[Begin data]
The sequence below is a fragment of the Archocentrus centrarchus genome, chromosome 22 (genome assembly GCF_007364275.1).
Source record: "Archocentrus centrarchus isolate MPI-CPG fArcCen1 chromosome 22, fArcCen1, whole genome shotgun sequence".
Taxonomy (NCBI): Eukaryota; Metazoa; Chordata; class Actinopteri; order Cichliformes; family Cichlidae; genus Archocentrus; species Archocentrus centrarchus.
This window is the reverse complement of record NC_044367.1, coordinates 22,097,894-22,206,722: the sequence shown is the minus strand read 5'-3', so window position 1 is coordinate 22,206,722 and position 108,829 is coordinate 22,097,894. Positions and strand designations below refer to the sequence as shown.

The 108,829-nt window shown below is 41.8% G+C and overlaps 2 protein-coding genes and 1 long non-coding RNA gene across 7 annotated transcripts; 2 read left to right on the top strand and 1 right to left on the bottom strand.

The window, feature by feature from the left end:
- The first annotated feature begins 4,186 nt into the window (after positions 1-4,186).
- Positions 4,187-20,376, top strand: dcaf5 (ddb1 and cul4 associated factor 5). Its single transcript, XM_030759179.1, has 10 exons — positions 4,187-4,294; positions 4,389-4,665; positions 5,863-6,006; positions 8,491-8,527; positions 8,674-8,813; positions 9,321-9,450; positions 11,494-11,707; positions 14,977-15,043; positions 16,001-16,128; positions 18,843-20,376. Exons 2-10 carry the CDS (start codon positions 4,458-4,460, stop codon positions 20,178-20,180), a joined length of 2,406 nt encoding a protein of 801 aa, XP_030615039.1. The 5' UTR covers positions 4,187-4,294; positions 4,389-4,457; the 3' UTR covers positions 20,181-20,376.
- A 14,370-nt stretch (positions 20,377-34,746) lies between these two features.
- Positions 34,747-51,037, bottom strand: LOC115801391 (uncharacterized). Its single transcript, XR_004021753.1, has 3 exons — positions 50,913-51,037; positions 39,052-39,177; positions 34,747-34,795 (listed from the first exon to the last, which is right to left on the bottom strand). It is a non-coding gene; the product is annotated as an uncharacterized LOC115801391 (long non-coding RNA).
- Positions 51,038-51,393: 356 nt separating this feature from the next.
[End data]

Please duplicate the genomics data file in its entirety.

The sequence below is a fragment of the Archocentrus centrarchus genome, chromosome 22 (genome assembly GCF_007364275.1).
Source record: "Archocentrus centrarchus isolate MPI-CPG fArcCen1 chromosome 22, fArcCen1, whole genome shotgun sequence".
Taxonomy (NCBI): Eukaryota; Metazoa; Chordata; class Actinopteri; order Cichliformes; family Cichlidae; genus Archocentrus; species Archocentrus centrarchus.
This window is the reverse complement of record NC_044367.1, coordinates 22,097,894-22,206,722: the sequence shown is the minus strand read 5'-3', so window position 1 is coordinate 22,206,722 and position 108,829 is coordinate 22,097,894. Positions and strand designations below refer to the sequence as shown.

The 108,829-nt window shown below is 41.8% G+C and overlaps 2 protein-coding genes and 1 long non-coding RNA gene across 7 annotated transcripts; 2 read left to right on the top strand and 1 right to left on the bottom strand.

The window, feature by feature from the left end:
- The first annotated feature begins 4,186 nt into the window (after positions 1-4,186).
- Positions 4,187-20,376, top strand: dcaf5 (ddb1 and cul4 associated factor 5). Its single transcript, XM_030759179.1, has 10 exons — positions 4,187-4,294; positions 4,389-4,665; positions 5,863-6,006; positions 8,491-8,527; positions 8,674-8,813; positions 9,321-9,450; positions 11,494-11,707; positions 14,977-15,043; positions 16,001-16,128; positions 18,843-20,376. Exons 2-10 carry the CDS (start codon positions 4,458-4,460, stop codon positions 20,178-20,180), a joined length of 2,406 nt encoding a protein of 801 aa, XP_030615039.1. The 5' UTR covers positions 4,187-4,294; positions 4,389-4,457; the 3' UTR covers positions 20,181-20,376.
- A 14,370-nt stretch (positions 20,377-34,746) lies between these two features.
- Positions 34,747-51,037, bottom strand: LOC115801391 (uncharacterized). Its single transcript, XR_004021753.1, has 3 exons — positions 50,913-51,037; positions 39,052-39,177; positions 34,747-34,795 (listed from the first exon to the last, which is right to left on the bottom strand). It is a non-coding gene; the product is annotated as an uncharacterized LOC115801391 (long non-coding RNA).
- Positions 51,038-51,393: 356 nt separating this feature from the next.